Meet the Cast of Doris and Ivy in the Home – Ian Deakin as Arthur Beech

Ian Deakin is making his Lighthouse debut in Norm Foster’s Doris and Ivy in the Home, on stage in Port Dover from May 22 to June 8 and in Port Colborne from June 12 to 23. He’s worked at Stratford Festival in a number of productions, and state side in productions on New York and Chicago stages. We chatted with Ian about what roles mentors played in his career, what drew him to the character of Arthur, and how he sees the role of theatre in today’s society.

Ian Deakin as Arthur Beech

Lighthouse Festival (LF): What role did mentors play in your career?

Ian Deakin (ID): I was lucky enough to have as my mentors some of the Theatre worlds acting royalty. John Neville, Dame Peggy Ashcroft, Tony Randall, Len Cariou, to name a few.  Watching observing, listening and being encouraged and nurtured by any mentor is vital to a young actor hoping to make it in this business, and have any chance of a lengthy career. Unlike the instant gratification world surrounding much of our society now, actors must be willing to adapt. 

(LF): What drew you to this character in Doris and Ivy?

(ID): I’ve known playwright Norm Foster for decades, and have appeared in several of his productions. My character in “Doris and Ivy in the Home “ is an eccentric and heartfelt role, but essentially fulfills the playwright’s promise of lots of laughs too. And Norm has been serving up his comedy style from the very beginnings of his long and prolific career, much to the delight of audiences across Canada and around the world.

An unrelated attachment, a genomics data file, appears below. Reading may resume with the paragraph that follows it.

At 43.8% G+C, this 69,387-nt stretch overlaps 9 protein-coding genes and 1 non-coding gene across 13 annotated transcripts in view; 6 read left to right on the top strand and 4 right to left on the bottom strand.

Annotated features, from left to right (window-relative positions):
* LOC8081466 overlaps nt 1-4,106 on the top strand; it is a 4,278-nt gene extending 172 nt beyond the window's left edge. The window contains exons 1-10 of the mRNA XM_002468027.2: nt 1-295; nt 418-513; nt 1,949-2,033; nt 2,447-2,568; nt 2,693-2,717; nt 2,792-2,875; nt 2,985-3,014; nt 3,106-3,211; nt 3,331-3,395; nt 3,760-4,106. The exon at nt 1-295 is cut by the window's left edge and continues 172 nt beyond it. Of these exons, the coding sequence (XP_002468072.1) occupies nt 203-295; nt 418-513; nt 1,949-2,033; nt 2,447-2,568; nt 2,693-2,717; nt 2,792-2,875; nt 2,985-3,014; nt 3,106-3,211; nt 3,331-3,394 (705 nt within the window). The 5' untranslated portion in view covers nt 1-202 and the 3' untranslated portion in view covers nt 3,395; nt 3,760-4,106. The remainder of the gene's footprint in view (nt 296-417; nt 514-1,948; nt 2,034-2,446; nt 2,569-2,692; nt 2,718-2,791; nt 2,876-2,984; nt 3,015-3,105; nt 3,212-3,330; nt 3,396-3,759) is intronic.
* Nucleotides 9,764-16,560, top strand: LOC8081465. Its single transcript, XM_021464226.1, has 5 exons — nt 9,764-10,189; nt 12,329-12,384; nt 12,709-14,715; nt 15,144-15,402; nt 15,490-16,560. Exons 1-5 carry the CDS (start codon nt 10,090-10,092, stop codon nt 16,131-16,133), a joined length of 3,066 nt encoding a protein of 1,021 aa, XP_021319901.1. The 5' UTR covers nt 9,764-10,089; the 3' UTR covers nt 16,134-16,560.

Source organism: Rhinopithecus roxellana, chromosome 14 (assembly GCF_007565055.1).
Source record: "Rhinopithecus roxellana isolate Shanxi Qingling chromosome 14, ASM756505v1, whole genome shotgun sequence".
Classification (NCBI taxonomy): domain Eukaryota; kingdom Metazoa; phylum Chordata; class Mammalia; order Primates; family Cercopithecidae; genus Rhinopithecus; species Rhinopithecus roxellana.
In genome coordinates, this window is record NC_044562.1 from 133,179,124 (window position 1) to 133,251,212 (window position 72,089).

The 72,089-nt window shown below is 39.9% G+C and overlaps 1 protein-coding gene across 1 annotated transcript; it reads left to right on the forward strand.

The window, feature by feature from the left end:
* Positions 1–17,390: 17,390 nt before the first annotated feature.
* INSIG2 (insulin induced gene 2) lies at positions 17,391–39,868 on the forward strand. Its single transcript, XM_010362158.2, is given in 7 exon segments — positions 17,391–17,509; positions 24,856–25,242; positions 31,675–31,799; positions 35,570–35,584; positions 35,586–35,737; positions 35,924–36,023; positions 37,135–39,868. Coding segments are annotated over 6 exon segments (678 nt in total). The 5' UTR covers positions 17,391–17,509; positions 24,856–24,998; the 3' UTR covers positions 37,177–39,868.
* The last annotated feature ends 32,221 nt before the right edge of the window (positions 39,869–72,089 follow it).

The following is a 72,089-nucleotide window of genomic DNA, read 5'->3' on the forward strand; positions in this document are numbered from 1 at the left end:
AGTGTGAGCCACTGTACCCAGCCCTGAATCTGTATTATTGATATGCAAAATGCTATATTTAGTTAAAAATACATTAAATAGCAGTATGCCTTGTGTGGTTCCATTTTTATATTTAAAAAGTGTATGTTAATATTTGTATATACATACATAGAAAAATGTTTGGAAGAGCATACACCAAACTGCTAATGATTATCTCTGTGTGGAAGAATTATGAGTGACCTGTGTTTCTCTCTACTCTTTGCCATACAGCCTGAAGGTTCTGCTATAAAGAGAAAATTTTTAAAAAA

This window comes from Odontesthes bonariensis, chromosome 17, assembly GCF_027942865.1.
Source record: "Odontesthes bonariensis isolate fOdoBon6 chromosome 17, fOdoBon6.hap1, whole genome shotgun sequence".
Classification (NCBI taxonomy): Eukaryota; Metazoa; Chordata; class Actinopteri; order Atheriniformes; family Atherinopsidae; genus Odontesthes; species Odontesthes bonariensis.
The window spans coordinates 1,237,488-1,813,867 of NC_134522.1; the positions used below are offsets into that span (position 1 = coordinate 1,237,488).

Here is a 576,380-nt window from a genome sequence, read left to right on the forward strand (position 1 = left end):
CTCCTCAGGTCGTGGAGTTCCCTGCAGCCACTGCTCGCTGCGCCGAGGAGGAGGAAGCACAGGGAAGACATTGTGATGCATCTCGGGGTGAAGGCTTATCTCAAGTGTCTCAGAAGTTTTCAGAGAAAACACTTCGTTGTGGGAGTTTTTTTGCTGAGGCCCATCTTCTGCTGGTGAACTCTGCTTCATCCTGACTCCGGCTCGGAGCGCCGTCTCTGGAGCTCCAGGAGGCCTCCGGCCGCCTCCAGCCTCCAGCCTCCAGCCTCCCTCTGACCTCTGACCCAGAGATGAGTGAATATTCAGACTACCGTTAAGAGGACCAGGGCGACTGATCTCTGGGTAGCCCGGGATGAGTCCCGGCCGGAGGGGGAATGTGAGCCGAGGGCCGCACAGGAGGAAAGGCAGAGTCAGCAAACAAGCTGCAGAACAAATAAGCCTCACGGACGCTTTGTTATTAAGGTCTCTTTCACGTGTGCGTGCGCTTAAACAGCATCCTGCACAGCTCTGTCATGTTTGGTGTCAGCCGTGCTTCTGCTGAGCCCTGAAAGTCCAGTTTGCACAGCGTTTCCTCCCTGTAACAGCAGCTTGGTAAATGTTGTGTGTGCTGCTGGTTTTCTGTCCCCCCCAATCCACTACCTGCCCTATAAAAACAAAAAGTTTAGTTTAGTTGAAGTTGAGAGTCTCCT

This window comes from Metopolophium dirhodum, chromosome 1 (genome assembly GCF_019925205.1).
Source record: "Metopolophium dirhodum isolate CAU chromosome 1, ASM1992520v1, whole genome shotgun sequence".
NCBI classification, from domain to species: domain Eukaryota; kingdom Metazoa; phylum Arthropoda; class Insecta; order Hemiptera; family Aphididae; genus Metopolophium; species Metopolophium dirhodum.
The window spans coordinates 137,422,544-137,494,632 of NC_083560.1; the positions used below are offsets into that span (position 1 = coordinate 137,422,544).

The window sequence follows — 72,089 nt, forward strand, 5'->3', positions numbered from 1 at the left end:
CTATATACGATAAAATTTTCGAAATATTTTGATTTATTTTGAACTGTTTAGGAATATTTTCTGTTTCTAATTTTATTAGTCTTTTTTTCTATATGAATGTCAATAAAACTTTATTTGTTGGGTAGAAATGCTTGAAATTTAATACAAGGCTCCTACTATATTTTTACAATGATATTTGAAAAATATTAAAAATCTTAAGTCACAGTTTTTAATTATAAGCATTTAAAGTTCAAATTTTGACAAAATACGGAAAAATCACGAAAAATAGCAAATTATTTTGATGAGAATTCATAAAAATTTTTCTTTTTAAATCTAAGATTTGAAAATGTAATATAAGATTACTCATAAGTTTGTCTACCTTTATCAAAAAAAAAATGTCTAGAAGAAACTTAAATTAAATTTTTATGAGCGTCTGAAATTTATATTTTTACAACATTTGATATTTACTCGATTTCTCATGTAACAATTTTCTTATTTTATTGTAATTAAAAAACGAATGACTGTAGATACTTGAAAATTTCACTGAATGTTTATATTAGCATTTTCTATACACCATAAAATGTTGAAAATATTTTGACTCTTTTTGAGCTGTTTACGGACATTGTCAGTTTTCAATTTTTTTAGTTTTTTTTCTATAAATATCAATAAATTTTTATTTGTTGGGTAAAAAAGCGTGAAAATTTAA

(LF): How do you see the role of theatre in today’s society?

(ID):  Live performance is a fragile art form, and we could see that when our whole industry shut down for three years during the pandemic. We rely on an audience for our existence. It is returning  like a phoenix  from the ashes, but it is different, and will continue to evolve moving forward. We continue to fight against film and television, and for a minority of the general public’s hard earned entertainment dollar.

(LF): How do you balance personal life and the demanding schedule of theatre productions?

(ID): Life in live theatre can be difficult. You have to sacrifice home life for much travel, low wages, constant rejection, short contracts, and you are only as good as your last performance. But you make a career doing the job you love, and that is worth all the hardships that may come your way. 

(LF): What advice would you give to aspiring theatre actors?

(ID): If  have any advice for young actors, make sure you get your training before you take to the stage. Pay your dues, and don’t think stardom is either entitled or the goal. Experiencing the joys of collaboration to produce a well crafted play in truthful storytelling is what will give you the most reward.